The matrix depicts on the vertical axis WHAT a project should achieve (the requirements). On the horizontal axis, the matrix shows HOW the goal could be achieved — by which technology, methods, frameworks, etc. In more detail, the WHAT axis spans from clear requirements to unclear, ambiguous ones. The horizontal HOW axis spans from known to unknown technologies.
If the WHAT is clear and also the way to get there (the HOW), then the project is classified as "simple". Few surprises are to be expected in the project, experience and routines can be drawn upon, and the process is known or easily predictable. In a simple environment, we should "look, classify, deduce, react" (or "simply do it").
The Stacey-Matrix classifies a project or enterprise as "complicated" the more unclear the HOW and/or the WHAT becomes. The number of variables increases to the point that they are no longer easily manageable. However, the project is still easily predictable because the variables follow a linear causality. In a complicated environment, we should react best in an inspect-analyze-respond mode.
With increasing uncertainty of the HOW and WHAT the enterprise shifts from complicated to "complex". In this case, there are very many risks, requirements are not known at all or not down to the last detail, and they interact with each other. It is also not certain with which methods and techniques the project goal can best be achieved. We cannot be predicted what exactly will happen. In a complex environment, we should react best in an agile, iterative mode in a probe-inspect-react way.
The Stacey-Matrix calls situations where as well the goals, requirements and possible solutions are unclear, "chaotic". Chaotic environments have a high risk of failure since they show no recognizable patterns.
In our private and business life we often are faced with new situations we have to make critical decisions or plans on how to handle them. In systems thinking terms, we have to deal with systems, systems of systems and often with adaptive systems yet. With the Stacey-Matrix we can derive four types of possible responses in case of these unexpected events.
- In the area of simple events are Known knowns. The best reaction pattern is routine and sensing, categorising, and then responding to the event.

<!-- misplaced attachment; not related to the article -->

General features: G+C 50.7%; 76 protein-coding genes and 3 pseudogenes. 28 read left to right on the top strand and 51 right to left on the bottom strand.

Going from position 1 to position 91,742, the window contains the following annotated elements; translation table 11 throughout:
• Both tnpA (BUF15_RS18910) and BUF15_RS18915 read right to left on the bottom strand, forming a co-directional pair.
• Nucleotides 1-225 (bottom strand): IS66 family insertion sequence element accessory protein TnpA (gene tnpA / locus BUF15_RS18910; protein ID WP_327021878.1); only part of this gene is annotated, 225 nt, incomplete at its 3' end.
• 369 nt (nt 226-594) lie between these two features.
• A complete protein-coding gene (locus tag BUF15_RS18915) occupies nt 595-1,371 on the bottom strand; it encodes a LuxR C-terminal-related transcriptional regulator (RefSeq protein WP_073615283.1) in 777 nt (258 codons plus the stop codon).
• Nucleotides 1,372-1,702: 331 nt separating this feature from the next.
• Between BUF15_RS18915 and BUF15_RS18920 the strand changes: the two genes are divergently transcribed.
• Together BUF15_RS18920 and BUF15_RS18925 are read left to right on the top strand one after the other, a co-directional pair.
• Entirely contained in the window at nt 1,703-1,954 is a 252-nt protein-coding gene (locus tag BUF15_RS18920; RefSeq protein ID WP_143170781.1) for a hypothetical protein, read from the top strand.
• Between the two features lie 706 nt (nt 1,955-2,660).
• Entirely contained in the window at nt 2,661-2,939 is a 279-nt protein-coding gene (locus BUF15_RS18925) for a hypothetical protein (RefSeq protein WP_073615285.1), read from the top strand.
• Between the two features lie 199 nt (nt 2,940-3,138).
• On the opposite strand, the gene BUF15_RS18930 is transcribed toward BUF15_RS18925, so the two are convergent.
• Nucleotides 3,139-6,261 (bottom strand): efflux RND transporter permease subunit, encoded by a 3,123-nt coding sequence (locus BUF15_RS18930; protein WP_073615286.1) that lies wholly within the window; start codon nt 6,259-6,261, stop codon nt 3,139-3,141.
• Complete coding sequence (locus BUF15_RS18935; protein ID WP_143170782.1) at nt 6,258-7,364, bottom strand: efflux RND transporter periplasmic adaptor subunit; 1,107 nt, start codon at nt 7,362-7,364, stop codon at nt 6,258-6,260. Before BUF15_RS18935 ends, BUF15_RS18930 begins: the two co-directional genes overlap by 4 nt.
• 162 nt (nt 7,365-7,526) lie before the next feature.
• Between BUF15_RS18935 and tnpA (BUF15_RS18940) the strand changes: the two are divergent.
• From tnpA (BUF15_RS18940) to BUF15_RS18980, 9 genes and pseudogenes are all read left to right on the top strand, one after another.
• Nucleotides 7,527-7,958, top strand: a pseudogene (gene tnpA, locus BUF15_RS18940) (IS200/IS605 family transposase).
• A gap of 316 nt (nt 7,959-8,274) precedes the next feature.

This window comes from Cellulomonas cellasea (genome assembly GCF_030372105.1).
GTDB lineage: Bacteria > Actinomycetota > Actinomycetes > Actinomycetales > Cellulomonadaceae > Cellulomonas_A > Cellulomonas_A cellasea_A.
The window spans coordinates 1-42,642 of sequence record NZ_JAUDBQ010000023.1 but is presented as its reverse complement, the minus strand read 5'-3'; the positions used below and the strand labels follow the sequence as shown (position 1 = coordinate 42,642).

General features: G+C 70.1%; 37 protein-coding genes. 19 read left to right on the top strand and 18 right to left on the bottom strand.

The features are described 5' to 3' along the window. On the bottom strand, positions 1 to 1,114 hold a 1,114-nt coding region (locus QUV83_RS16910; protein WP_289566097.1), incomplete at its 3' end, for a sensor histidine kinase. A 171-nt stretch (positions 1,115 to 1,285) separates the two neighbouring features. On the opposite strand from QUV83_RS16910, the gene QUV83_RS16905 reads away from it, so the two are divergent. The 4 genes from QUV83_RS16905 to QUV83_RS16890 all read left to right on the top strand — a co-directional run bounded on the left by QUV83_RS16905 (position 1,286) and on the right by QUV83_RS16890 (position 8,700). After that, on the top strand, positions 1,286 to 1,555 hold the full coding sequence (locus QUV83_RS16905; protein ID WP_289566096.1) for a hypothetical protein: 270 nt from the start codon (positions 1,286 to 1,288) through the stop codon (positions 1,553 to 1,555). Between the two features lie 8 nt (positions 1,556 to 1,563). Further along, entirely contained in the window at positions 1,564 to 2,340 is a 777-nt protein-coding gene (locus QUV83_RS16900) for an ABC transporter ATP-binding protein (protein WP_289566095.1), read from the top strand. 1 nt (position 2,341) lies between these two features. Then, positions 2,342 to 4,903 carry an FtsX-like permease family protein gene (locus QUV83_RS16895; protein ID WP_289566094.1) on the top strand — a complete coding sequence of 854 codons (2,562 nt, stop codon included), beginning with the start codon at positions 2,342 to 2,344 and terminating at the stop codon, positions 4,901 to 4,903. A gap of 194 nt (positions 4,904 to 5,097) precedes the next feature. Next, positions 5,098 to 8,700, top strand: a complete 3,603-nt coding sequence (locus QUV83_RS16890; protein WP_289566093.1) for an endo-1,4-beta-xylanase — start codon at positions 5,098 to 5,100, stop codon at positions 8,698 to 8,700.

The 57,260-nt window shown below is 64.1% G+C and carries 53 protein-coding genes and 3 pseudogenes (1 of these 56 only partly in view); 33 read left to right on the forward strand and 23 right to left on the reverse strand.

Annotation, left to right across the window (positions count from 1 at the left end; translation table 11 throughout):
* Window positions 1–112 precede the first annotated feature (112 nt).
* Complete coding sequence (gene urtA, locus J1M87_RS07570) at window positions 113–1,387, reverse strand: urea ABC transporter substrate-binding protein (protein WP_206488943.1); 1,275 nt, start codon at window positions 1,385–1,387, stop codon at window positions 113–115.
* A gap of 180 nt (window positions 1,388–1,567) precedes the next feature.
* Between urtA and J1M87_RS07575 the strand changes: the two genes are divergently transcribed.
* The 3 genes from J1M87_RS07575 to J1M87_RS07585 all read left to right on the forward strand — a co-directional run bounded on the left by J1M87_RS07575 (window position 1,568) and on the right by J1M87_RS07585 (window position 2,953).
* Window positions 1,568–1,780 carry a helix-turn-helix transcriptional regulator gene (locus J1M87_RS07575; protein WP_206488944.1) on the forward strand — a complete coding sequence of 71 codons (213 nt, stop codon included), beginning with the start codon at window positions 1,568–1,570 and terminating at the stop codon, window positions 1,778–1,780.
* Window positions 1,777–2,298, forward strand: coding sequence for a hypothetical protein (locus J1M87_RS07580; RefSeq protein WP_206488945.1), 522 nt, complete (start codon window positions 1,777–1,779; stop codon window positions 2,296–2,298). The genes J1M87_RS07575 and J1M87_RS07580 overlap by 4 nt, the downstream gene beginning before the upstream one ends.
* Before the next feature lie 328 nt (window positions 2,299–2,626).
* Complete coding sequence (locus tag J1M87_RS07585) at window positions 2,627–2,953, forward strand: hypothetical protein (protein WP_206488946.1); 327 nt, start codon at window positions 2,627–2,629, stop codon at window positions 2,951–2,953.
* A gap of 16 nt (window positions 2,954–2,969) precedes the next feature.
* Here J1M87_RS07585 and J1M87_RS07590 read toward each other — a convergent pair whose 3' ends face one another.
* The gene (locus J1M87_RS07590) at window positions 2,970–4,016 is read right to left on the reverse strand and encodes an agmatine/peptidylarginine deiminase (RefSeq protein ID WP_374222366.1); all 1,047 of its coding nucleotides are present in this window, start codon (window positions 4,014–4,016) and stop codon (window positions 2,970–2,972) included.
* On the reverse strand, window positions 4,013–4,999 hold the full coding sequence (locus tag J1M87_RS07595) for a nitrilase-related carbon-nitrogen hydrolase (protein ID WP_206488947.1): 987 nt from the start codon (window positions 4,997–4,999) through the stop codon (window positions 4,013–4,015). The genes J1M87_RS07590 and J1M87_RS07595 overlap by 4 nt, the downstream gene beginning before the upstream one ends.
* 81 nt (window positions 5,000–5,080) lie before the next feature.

- In the area of complicated events are Unknown knowns and Known unknowns. This is the domain for experts. After sensing the event, they analyze it and then react.
- In the area of complex events are Unknown knowns. In this domain, we do not have any previous experience with new upcoming events. The best reaction to new situations is experimenting and probing for a reaction, and then responding to the reaction.
- In the area of chaotic events are Unkownables. Here we can not perceive any recognizable patterns. The best reaction scheme is doing anything, sensing the corresponding system's reaction, and then responding to it.
In the case of simple and complicated systems, we can perceive recognizable patterns and causal relationships. We can understand them, and we can create plans and decisions to follow up. In complex or chaotic systems we can not observe unique causal relationships. Instead, we are faced with stochastic environments where we can count on probabilities only. In these environments, we can only run experiments to challenge system reactions which we can perceive and react to. The most pushing area is the chaotic one. Here we even can not plan experiments thoroughly. The most important is to do something immediately and observe what happens next.
For our decision making it is crucial to identify the reaction scheme, we are working with. Only by communicating this as fast as possible and suitable, we can manage our and our stakeholders' expectations properly.
- Cagan, Marty (2020): Discovery – Problem vs. Solution, silicon valley product group, September 4, 2020, https://www.svpg.com/discovery-problem-vs-solution/
- Wikipedia: Ralph D. Stacey, https://en.wikipedia.org/wiki/Ralph_D._Stacey.